How to Prevent and Remove Run as Dye in the Laundry

Have you ever experienced the frustration of finding your white clothes turned pink or your dark clothes faded after a wash cycle? This is a common problem caused by run as dye, which happens when some fabrics bleed their dye onto other clothes. Run as dye can ruin your favorite garments and make them look dull and dirty. Fortunately, there are some ways to prevent and remove run as dye in the laundry. Here are some tips and tricks to help you keep your clothes looking bright and vibrant.


What Causes Run as Dye?

Run as dye occurs when clothing manufacturers use ineffective dying techniques or cheap dyes that are not permanently set in the fabric. Some dyes are simply unstable or not colorfast, which means they can easily wash out or fade. Other times, manufacturers overdye clothes to make them appear more attractive in the store, but then they lose their color after the first wash. According to The Spruce, some warning signs that a garment may bleed dye are labels with instructions like “Color May Wash Down”, “Color Rubs Off”, “Do Not Use Detergent”, “Turn Inside Out to Launder”, “Wash Before Wear” or “Use Cold Water”.

Some fabrics are more prone to run as dye than others. For example, cotton, linen, and rayon are natural fibers that absorb more dye and may release it during washing. Synthetic fibers like polyester, nylon, and acrylic are less likely to bleed dye, but they may still pick up dye from other clothes. Dark and bright colors, especially red and orange, are also more vulnerable to run as dye than light and pastel colors.

How to Prevent Run as Dye?

The best way to prevent run as dye is to sort and wash your clothes properly. Here are some steps to follow:

  • Before washing new clothes for the first time, test them for colorfastness. You can do this by spraying a small area of the fabric with water, then pressing a white cloth or paper towel to it. If any color transfers to the cloth, the garment is not colorfast and may bleed dye in the wash.
  • Separate your clothes by color and fabric type. Wash whites, lights, darks, and brights separately. Also, wash natural fibers separately from synthetic fibers, and delicates separately from sturdy fabrics.
  • Use cold water for washing and rinsing. Cold water helps preserve the color of your clothes and prevents dye from bleeding. Hot water can weaken the dye and make it more likely to run.
  • Use the right amount and type of detergent. Follow the instructions on the detergent label and the garment label. Avoid using too much detergent, as it can leave residue on your clothes and attract more dye. Also, avoid using bleach or fabric softener, as they can damage the fabric and the dye.
  • Do not overload the washing machine. Leave enough space for the clothes to move freely and rinse well. Overcrowding the washer can cause more friction and rubbing, which can lead to more dye transfer.
  • Do not leave wet clothes in the washer for too long. Transfer them to the dryer or the clothesline as soon as possible. Leaving wet clothes in the washer can cause them to soak up more dye from other clothes.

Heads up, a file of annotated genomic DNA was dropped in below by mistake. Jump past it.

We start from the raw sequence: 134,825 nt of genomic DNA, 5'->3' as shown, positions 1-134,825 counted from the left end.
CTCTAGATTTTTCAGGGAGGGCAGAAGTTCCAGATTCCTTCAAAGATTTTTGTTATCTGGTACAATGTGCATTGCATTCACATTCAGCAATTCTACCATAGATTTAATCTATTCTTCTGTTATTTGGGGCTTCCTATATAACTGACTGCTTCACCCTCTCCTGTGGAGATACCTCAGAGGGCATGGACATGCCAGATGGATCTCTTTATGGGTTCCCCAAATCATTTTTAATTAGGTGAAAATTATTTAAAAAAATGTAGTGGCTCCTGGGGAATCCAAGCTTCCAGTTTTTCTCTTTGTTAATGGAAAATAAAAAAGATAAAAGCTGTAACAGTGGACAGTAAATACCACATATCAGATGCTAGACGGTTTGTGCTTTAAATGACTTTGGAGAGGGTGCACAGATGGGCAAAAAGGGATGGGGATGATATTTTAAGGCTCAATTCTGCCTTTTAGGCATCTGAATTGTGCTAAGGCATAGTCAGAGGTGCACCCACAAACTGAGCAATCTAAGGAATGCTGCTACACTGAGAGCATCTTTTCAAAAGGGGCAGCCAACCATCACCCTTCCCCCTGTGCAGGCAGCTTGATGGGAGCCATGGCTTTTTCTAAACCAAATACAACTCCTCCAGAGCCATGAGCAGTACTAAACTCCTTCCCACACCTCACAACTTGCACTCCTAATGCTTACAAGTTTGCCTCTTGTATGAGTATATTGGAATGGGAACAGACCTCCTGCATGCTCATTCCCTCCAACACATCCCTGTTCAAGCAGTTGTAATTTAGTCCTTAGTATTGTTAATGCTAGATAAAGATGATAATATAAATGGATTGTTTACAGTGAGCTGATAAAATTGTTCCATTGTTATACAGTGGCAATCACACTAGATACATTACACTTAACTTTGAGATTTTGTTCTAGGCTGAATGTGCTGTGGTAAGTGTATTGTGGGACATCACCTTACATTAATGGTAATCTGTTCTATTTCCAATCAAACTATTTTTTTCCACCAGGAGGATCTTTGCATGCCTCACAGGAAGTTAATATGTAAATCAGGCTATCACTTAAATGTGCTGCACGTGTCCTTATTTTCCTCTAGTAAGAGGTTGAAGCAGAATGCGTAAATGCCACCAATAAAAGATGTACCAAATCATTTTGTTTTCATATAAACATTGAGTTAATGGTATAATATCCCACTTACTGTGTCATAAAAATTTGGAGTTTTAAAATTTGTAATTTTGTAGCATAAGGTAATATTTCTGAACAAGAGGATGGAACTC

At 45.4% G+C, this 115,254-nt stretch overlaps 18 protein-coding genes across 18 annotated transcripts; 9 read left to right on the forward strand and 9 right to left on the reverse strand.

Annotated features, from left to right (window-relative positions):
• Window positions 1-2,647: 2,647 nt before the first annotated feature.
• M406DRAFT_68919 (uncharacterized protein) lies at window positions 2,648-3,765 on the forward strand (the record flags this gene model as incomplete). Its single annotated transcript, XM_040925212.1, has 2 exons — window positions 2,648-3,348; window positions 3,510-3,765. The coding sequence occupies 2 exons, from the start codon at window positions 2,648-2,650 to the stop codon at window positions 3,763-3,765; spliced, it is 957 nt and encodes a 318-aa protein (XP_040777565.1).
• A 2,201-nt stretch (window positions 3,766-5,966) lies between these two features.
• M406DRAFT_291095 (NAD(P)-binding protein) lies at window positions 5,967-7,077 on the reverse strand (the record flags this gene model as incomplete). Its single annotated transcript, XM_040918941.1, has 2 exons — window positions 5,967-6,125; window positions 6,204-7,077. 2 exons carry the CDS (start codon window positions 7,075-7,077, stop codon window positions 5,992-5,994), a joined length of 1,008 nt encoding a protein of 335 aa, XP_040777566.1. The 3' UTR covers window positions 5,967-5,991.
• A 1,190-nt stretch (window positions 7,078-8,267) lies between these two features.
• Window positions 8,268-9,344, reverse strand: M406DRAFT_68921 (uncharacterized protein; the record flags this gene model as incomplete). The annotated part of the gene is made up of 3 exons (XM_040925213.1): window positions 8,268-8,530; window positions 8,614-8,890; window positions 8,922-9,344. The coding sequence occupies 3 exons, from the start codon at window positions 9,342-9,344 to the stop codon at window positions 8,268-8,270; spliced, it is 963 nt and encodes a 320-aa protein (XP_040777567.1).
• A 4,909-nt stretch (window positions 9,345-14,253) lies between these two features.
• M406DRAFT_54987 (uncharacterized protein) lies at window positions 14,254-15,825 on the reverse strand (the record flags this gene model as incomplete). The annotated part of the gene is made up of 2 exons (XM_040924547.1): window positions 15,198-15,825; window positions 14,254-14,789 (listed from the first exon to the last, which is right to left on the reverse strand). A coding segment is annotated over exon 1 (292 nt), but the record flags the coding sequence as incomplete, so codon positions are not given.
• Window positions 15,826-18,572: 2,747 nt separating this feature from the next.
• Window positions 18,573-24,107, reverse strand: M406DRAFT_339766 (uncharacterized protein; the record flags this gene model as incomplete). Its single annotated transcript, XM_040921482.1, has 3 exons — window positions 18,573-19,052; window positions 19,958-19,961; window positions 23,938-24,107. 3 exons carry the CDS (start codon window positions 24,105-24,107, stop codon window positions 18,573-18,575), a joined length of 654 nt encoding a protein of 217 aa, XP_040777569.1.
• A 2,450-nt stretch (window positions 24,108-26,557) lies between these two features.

How to Remove Run as Dye?

If you notice that some of your clothes have been stained by run as dye, do not panic. There are some ways to remove the unwanted color and restore your clothes to their original state. Here are some methods to try:

  • Rewash the stained clothes with oxygen bleach. Oxygen bleach is a product that contains hydrogen peroxide or sodium percarbonate, which releases oxygen when mixed with water. Oxygen bleach can remove dye stains from most fabrics, except silk, leather, and wool. You can find oxygen bleach in powder or liquid form, under brands like OxiClean, Nellie’s Oxygen Brightener, and Oxo Brite. According to The Spruce, you should rewash the stained clothes with oxygen bleach and your regular detergent, then check for any remaining stains. If the stains are still there, you should soak the clothes in a solution of oxygen bleach and water for at least eight hours, then wash them again.
  • Use rubbing alcohol to blot the stain. Rubbing alcohol, also known as isopropyl alcohol, can be used to remove dye stains from some fabrics, especially synthetic ones. You can find rubbing alcohol in the medical section of any drug or general store. According to wikiHow, you should moisten a cotton ball or a cloth with rubbing alcohol, then dab it on the stain until you see the dye transfer to the cotton ball. Then, cover the stain with a small amount of laundry detergent and gently scrub it with a toothbrush. Rinse the clothing in warm water, then wash it as usual.
  • Use a color run remover to strip the dye. A color run remover is a product that contains sodium hydrosulfite or sodium dithionite, which are chemicals that can remove dye from fabrics. You can find color run removers in the laundry aisle of most supermarkets, under brands like Carbona Color Run Remover, Rit Color Remover, and Dylon Run Away. According to wikiHow, you should follow the instructions on the product label, which usually involve dissolving the product in water, then soaking the stained clothes in the solution for a few minutes. Then, rinse the clothes well and wash them as usual. Be careful when using color run removers, as they can also remove the original color of your clothes and make them look faded or bleached.

Run as dye can be a frustrating and annoying problem, but it can be prevented and removed with some care and attention. By following these tips and tricks, you can keep your clothes looking fresh and colorful for a long time.

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